Shrek was made in 2001 and is a American computer-animated fantasy comedy film directed by Andrew Adamson and Vicky Jenson, featuring the voices of Mike Myers, Eddie Murphy, Cameron Diaz, and John Lithgow. Loosely based on William Steig's 1990 fairy tale picture book Shrek!. Shrek stars Mike Myers as a big, strong, solitude-loving, intimidating ogre named Shrek; Cameron Diaz as the beautiful, feisty, but very down-to-earth Princess Fiona; Eddie Murphy as the talkative Donkey; and John Lithgow as the villain Lord Farquaad. Commercially successful on release in 2001, it helped establish DreamWorks as a prime competitor to Pixar in the field of feature film animation, particularly in computer animation. The film's success also made DreamWorks Animation create three sequels: Shrek 2, Shrek the Third, and Shrek Forever After. There was also a Christmas special called Shrek the Halls and a Halloween special called Scared Shrekless. Furthermore, Shrek was made the mascot for the company's animation productions. It was critically acclaimed as an animated film worthy of adult interest, with many adult-oriented jokes and themes but a simple enough plot and humor to appeal to children. It
Release Date: May 18, 2001
Writer: Ted Elliott, Terry Rossio, Roger S.H. Schulman, Joe Stillman, William Steig
Director: Andrew Adamson, Vicky Jenson
Producer: Jeffrey Katzenberg, Aron Warner, John H. Williams, Penney Finkelman Cox, Sandra Rabins
Cast: John Lithgow, Eddie Murphy, Cameron Diaz, Mike Myers, Jim Cummings, Chris Miller, Kathleen Freeman, Peter Dennis, Clive Pearse, Bobby Block, Cody Cameron, Michael Galasso, Christopher Knights
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I laughed my head off with the exploding bird. This is an excellently told unconventional fairy tale. I love how it constantly makes fun of Disney. Much of the humor in this is actually quite adult, but is presented in such a way that little kids wouldn't even understand any of it. Despite some of the adult humor I feel this movie is worth seeing at least once if your into unconventional fairy tales. Or if you want to see Disney get ripped on. Love it!February 21st, 2011 · Details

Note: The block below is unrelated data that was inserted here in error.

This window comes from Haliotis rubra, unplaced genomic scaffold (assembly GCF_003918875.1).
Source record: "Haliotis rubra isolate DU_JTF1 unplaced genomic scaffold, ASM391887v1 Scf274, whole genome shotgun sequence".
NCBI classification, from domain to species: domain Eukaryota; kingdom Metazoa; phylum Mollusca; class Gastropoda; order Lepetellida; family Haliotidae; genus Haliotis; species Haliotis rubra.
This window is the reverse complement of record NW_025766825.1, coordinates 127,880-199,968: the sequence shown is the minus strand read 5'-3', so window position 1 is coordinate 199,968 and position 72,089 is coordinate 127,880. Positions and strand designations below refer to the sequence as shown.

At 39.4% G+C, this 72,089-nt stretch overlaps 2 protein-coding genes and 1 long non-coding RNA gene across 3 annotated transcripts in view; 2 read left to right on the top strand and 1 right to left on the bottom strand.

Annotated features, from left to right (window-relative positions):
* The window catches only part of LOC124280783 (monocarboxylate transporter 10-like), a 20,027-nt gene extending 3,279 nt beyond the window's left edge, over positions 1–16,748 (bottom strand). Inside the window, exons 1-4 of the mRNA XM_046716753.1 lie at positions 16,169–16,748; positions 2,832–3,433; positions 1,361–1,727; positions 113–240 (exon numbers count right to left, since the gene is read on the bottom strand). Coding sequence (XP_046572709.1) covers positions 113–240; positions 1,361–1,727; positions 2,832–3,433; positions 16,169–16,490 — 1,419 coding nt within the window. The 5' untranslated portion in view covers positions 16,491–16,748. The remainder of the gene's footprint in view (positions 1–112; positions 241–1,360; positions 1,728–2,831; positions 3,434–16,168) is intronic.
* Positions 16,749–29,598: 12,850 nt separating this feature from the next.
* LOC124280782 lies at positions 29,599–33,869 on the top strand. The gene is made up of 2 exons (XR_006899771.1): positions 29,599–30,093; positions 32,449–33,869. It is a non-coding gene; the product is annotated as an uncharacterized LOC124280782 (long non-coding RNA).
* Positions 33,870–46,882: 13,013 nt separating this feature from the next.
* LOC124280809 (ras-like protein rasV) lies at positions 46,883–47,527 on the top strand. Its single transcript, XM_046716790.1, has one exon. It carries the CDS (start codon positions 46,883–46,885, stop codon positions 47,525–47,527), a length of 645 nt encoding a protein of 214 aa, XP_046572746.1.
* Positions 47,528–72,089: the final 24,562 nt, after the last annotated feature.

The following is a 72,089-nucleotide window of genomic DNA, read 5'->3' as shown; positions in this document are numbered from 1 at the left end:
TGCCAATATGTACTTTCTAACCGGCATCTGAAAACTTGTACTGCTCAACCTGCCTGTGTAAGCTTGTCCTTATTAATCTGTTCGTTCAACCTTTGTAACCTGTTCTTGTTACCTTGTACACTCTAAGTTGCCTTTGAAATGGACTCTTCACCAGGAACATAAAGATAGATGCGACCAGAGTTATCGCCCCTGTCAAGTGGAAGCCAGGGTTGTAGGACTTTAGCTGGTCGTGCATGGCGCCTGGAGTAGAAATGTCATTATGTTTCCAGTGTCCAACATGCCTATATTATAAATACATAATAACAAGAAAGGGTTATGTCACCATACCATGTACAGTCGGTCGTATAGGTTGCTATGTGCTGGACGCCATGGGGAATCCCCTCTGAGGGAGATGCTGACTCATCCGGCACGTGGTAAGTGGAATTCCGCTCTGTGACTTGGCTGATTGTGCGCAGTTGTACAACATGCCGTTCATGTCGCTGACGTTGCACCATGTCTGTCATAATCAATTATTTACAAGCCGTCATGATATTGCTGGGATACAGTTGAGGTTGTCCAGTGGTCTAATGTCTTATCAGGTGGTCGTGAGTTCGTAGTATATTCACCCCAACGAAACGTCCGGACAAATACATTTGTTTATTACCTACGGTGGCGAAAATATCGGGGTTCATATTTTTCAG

One day, there might be a kids' film that doesn't rely on flatulence jokes and other vulgar humor to get laughs. But until that day comes, at least we can delight in something like "Shrek" in spite of its reliance on lowest-common-denominator gags. However, the fact that this computer-animated comedy-adventure can amuse at all is surprising, considering just how crude it is at times. (For one thing, the film features some very suggestive jokes that, thankfully, only adults will understand.) Still, as low as some of the humor stoops, it can't spoil this imaginative, often clever film. Like last summer's sleeper hit "Chicken Run" (which came from the same studio, DreamWorks), the amount of sheer invention that's gone into this film and its semi-realistic animation style is astonishing. And if that isn't enough, once the movie gets rolling, it's hilarious, with a worthwhile message about not judging others by their appearance, which should win over even the most easily offended audiences. Besides, it should be noted that some of the film's gross-out gags are in keeping with the tone of its source material, author William Steig's popular children's book about the title character (voiced by Mike Myers), an ornery ogre who lives in a swamp. He's happy to live in solitude, but unfortunately for him, that's about to end. First, he gains a new "best friend," a talking donkey named, ironically enough, "Donkey" (Eddie Murphy). Next, he finds that his humble abode has been overrun by fairy-tale creatures who have been displaced by the tyrannical Prince Farquaad (John Lithgow). So Shrek heads off to the prince's castle, though he doesn't find the warmest reception there. Nevertheless, Shrek vanquishes Farquaad's troops and manages to strike a deal with the prince: He'll return Shrek's swamp to him, but only if he manages to free Princess Fiona (Cameron Diaz), who's being held captive in a tower. Easier said than done. Not only is the princess being guarded by a dragon, but there are other complications not the least of which is that there seem to be some sparks between the brutish hero and the petite princess. The film's irreverent tone clearly shows the influence of its two main screenwriters, Ted Elliott and Terry Rossio ("Aladdin," "The Road to El Dorado"), who have loaded it with blink-and-you'll-miss-them gags and parodies (including jabs at competitors, especially Disney). And while much of the praise should go to them and co-directors Andrew Adamson and Vicky Jenson, the cast is having a good time, which helps. Myers isn't nearly as insufferable as usual when he plays the straight man (and when you don't actually have to see him), while Diaz's funny turn shows she's more than just a pretty face. However, as Shrek's sidekick, Murphy steals the show from both of them (it's abundantly clear that several of his best bits are improvised). "Shrek" is rated PG for crude sight gags and humor, animated violence (most of it slapstick) and brief, mild profanity. Running time: 87 minutes. E-MAIL: firstname.lastname@example.orgAugust 24th, 2004 · Details